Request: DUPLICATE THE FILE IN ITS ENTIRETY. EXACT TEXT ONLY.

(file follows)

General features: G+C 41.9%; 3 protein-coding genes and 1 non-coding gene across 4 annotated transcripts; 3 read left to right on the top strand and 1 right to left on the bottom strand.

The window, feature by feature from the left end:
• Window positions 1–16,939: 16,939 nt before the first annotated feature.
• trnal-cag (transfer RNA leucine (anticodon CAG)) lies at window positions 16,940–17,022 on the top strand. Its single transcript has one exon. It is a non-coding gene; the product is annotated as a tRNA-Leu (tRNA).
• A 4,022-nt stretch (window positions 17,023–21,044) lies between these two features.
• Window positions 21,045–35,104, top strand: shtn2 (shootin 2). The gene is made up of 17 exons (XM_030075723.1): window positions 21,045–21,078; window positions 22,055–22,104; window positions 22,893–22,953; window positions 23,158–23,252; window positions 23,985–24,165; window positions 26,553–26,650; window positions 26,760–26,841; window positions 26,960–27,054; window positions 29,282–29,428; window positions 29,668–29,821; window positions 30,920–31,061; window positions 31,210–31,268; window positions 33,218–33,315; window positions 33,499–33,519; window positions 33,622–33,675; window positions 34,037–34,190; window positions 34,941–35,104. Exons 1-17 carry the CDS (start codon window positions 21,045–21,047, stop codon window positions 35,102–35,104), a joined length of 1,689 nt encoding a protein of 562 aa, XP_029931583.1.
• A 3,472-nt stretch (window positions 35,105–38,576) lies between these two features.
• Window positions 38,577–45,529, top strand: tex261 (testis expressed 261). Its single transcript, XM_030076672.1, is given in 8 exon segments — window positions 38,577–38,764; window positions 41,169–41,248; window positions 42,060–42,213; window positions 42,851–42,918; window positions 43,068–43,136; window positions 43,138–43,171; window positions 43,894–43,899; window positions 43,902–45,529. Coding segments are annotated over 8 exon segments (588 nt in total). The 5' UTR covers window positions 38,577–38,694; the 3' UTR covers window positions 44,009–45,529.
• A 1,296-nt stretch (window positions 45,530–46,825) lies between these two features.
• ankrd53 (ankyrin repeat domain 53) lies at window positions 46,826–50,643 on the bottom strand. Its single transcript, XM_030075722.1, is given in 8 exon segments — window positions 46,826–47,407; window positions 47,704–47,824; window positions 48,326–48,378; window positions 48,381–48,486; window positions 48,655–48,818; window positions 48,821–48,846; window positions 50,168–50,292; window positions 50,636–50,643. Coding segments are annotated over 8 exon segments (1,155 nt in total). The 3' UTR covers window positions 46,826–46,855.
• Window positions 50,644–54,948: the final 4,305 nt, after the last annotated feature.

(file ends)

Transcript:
General features: G+C 41.9%; 3 protein-coding genes and 1 non-coding gene across 4 annotated transcripts; 3 read left to right on the top strand and 1 right to left on the bottom strand.

The window, feature by feature from the left end:
• Window positions 1–16,939: 16,939 nt before the first annotated feature.
• trnal-cag (transfer RNA leucine (anticodon CAG)) lies at window positions 16,940–17,022 on the top strand. Its single transcript has one exon. It is a non-coding gene; the product is annotated as a tRNA-Leu (tRNA).
• A 4,022-nt stretch (window positions 17,023–21,044) lies between these two features.
• Window positions 21,045–35,104, top strand: shtn2 (shootin 2). The gene is made up of 17 exons (XM_030075723.1): window positions 21,045–21,078; window positions 22,055–22,104; window positions 22,893–22,953; window positions 23,158–23,252; window positions 23,985–24,165; window positions 26,553–26,650; window positions 26,760–26,841; window positions 26,960–27,054; window positions 29,282–29,428; window positions 29,668–29,821; window positions 30,920–31,061; window positions 31,210–31,268; window positions 33,218–33,315; window positions 33,499–33,519; window positions 33,622–33,675; window positions 34,037–34,190; window positions 34,941–35,104. Exons 1-17 carry the CDS (start codon window positions 21,045–21,047, stop codon window positions 35,102–35,104), a joined length of 1,689 nt encoding a protein of 562 aa, XP_029931583.1.
• A 3,472-nt stretch (window positions 35,105–38,576) lies between these two features.
• Window positions 38,577–45,529, top strand: tex261 (testis expressed 261). Its single transcript, XM_030076672.1, is given in 8 exon segments — window positions 38,577–38,764; window positions 41,169–41,248; window positions 42,060–42,213; window positions 42,851–42,918; window positions 43,068–43,136; window positions 43,138–43,171; window positions 43,894–43,899; window positions 43,902–45,529. Coding segments are annotated over 8 exon segments (588 nt in total). The 5' UTR covers window positions 38,577–38,694; the 3' UTR covers window positions 44,009–45,529.
• A 1,296-nt stretch (window positions 45,530–46,825) lies between these two features.
• ankrd53 (ankyrin repeat domain 53) lies at window positions 46,826–50,643 on the bottom strand. Its single transcript, XM_030075722.1, is given in 8 exon segments — window positions 46,826–47,407; window positions 47,704–47,824; window positions 48,326–48,378; window positions 48,381–48,486; window positions 48,655–48,818; window positions 48,821–48,846; window positions 50,168–50,292; window positions 50,636–50,643. Coding segments are annotated over 8 exon segments (1,155 nt in total). The 3' UTR covers window positions 46,826–46,855.
• Window positions 50,644–54,948: the final 4,305 nt, after the last annotated feature.